Former illegal dispensary giant faces scrutiny over donations to New Brunswick PC party | The GrowthOp

Hank Merchant used to be one of New Brunswick’s largest cannabis retailers. Now he’s in the spotlight for questionable donations to the province’s Progressive Conservative (PC) party in 2018 and 2019.

According to CBC, election records show that Merchant and his wife, Anne Marie, donated a total of $7,500 to the party over the two years — the largest donation by a single household — despite the couple having declared personal bankruptcy in 2017.

Before cannabis was legalized in Canada in 2018, Merchant ran a thriving chain of dispensaries in New Brunswick called HBB Medical Inc. Repeated police warnings and raids eventually forced the Merchants to close the stores and enter bankruptcy.

The donations to the PC party have raised eyebrows because they came at the exact time the Merchants were closing shop and claiming they were out of money. Political donations cannot legally be attributed to the dispensaries as New Brunswick law forbids companies from making direct or indirect contributions that come from personal property.

The couple still owes creditors close to $2.1 million but has reportedly only earned enough to pay $150 a month toward the debt over the past two years.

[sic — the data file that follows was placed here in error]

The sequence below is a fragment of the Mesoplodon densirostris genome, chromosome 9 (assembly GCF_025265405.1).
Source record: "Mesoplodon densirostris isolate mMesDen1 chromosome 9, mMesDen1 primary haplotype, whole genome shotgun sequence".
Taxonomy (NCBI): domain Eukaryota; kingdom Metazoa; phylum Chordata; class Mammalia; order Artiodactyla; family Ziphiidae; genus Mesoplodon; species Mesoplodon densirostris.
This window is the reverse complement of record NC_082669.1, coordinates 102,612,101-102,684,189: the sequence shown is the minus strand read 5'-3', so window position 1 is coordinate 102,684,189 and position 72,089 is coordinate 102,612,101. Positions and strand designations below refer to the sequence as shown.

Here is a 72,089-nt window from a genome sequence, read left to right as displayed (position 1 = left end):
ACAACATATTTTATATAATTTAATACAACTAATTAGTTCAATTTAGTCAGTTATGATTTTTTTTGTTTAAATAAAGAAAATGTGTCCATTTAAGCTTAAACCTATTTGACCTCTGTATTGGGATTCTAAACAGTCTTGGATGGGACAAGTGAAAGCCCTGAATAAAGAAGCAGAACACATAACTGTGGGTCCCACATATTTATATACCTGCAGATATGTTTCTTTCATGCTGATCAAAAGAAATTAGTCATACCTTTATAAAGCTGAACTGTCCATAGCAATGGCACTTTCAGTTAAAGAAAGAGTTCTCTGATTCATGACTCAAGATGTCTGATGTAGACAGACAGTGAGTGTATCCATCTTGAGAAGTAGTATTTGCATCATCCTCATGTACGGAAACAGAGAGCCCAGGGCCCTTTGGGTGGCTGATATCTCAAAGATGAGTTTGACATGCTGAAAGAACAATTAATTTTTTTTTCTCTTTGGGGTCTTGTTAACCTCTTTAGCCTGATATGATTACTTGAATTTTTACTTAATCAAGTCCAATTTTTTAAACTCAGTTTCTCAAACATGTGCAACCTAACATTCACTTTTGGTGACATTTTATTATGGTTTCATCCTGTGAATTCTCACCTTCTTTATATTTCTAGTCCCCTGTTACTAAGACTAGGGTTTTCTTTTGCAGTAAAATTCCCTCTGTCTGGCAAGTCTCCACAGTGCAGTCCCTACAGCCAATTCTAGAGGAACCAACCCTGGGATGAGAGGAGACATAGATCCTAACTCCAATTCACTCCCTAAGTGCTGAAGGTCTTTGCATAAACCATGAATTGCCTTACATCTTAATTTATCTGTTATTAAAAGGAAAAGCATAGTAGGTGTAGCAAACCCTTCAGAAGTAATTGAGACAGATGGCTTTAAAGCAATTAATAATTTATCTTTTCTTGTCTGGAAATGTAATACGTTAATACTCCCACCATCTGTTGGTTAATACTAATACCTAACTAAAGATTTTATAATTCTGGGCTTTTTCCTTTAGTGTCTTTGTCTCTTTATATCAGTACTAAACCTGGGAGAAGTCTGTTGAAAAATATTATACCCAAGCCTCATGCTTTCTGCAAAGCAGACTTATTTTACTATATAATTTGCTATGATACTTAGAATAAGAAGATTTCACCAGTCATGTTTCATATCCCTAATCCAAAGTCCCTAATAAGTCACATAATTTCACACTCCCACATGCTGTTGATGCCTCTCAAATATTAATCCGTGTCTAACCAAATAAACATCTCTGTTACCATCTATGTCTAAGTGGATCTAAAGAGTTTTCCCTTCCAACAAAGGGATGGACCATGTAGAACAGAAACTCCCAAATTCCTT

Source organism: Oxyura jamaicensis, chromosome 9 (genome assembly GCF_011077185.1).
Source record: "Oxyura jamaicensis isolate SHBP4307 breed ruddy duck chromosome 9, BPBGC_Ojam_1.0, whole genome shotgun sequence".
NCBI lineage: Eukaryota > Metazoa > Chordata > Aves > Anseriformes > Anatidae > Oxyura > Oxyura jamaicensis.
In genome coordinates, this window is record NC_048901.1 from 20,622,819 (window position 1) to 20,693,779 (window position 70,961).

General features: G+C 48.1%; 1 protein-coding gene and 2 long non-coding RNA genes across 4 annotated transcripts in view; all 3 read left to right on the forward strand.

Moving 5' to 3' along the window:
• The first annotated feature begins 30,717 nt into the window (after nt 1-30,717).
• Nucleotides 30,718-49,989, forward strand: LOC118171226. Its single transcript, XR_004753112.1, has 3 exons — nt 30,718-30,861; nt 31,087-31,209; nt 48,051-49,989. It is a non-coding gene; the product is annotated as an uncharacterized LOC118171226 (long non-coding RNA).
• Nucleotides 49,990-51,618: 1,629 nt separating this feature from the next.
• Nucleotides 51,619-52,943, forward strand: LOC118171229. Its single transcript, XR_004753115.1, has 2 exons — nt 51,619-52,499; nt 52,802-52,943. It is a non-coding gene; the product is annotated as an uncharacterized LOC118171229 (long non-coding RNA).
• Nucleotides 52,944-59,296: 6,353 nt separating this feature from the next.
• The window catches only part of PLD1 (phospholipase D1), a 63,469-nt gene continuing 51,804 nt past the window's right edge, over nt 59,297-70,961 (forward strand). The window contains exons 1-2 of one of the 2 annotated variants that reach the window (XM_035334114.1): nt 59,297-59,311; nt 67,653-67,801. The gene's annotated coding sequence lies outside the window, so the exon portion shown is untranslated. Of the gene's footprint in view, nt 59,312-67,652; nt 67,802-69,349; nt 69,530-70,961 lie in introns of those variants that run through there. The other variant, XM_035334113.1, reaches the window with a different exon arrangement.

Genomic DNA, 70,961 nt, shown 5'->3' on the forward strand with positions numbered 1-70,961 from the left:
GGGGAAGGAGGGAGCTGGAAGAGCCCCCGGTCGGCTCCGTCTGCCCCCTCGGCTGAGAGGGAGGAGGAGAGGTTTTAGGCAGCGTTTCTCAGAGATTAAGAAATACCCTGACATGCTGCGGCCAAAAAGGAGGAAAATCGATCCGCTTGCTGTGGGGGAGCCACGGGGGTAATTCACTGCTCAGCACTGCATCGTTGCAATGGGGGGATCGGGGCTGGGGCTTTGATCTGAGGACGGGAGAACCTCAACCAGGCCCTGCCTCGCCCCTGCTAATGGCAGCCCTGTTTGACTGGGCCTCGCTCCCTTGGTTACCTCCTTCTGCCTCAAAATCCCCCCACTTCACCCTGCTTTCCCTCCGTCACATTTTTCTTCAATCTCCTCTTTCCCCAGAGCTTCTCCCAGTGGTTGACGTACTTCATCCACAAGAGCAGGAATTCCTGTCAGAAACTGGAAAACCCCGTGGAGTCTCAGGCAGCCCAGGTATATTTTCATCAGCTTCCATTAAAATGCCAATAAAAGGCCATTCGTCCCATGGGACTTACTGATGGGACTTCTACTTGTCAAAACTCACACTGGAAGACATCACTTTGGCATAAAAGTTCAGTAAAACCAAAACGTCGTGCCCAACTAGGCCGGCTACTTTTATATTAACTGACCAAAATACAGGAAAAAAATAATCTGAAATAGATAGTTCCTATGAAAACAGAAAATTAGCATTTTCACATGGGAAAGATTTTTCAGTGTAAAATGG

The conservatives, for their part, said they didn’t see anything wrong with the donations. “These contributions are under the $3,000.00 (per person) allowed by Elections NB,” said Rick Lafrance, PC party executive director. “We follow Elections New Brunswick Political financing Act.”

The news is troubling for former employees who say they got a raw deal from Hank Merchant, who told them the dispensaries he ran were legal and everyone they sold to had a prescription. Many were arrested and faced charges when the stores, which they say were bringing in up to $10,000 a day, were raided.

William Caines, a former HBB Medical employee said he was granted an absolute discharge when he had his day in court, but the charge remained on his record for a year, making it hard to find work.

“There was nothing I wouldn’t do for that guy,” he said. “I thought I could trust him.”

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This content was originally published here.

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